- Job growth 34 thousand in fourth quarter on one year previously
- Job growth continues in third quarter
- Care sector and temp agencies contribute to job growth
- Actual wage increase marginally higher than CAO wage increase
- Wage costs 1.8 percent up
In the fourth quarter of last year, the number of jobs of employees grew by 34 thousand (0.4 percent) relative to the fourth quarter of 2009. For the first time in eighteen months, the number of jobs has grown on an annual basis. According to figures released by Statistics Netherlands, employment growth after adjustment for seasonal variation was 27 thousand compared to the third quarter of 2010.
Although employment growth in the private sector was still 16 thousand lower than one year previously, the decline was much smaller than in the preceding quarters. The decrease is fairly substantial in the sectors financial institutions and construction, but the number of jobs increased in the sectors trade and hotels and restaurants.
With 50 thousand more jobs than one year ago, employment growth in the sector non-commercial services continued. The care sector contributed most (47 thousand jobs). Employment also grew marginally on last year in the sectors public administration and education.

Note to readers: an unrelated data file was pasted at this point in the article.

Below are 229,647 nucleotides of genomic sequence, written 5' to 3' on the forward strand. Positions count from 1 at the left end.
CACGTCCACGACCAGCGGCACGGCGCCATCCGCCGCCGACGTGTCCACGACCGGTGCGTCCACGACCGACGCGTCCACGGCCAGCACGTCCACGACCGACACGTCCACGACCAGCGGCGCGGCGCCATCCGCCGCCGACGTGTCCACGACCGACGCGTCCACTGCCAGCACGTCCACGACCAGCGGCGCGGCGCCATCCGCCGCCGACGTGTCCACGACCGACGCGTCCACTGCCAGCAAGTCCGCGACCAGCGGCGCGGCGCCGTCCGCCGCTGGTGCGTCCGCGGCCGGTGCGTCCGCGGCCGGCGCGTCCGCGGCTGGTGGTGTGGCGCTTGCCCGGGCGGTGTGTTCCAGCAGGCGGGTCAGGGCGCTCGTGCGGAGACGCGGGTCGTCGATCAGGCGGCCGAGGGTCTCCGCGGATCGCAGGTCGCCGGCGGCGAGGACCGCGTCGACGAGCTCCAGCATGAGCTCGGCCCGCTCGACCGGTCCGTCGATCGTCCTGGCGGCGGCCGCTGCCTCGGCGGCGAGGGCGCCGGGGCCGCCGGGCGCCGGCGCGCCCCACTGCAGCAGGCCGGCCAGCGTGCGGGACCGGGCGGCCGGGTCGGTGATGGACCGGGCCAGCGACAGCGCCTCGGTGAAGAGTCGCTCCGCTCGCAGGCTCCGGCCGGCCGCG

After correction for seasonal variation, employment growth on the third quarter was 0.3 percent. Employment grew for the third consecutive quarter. Growth in the fourth quarter was somewhat higher than in the third quarter. Temp jobs contributed most to the growth. During the first stage of economic recovery, employers often prefer to hire temp workers. Job growth in the care sector also continued.
Wages of employees per labour year were 1.5 percent higher in the fourth quarter than in the fourth quarter of 2009. The wage increase was a bit higher than the increase in collectively negotiated (CAO) wages of 1.1 percent. The sharpest increase was recorded in the sector non-commercial services, partly due to higher end-of-year bonuses in the government sector. Job promotions and various other variable remuneration elements, like bonuses, commissions and overtime payments had no noticeable effect on wages.
Wage costs per labour year, which include employers’ contributions, rose more rapidly (1.8 percent) than wages, because employers had to pay more for unemployment and health insurance provisions.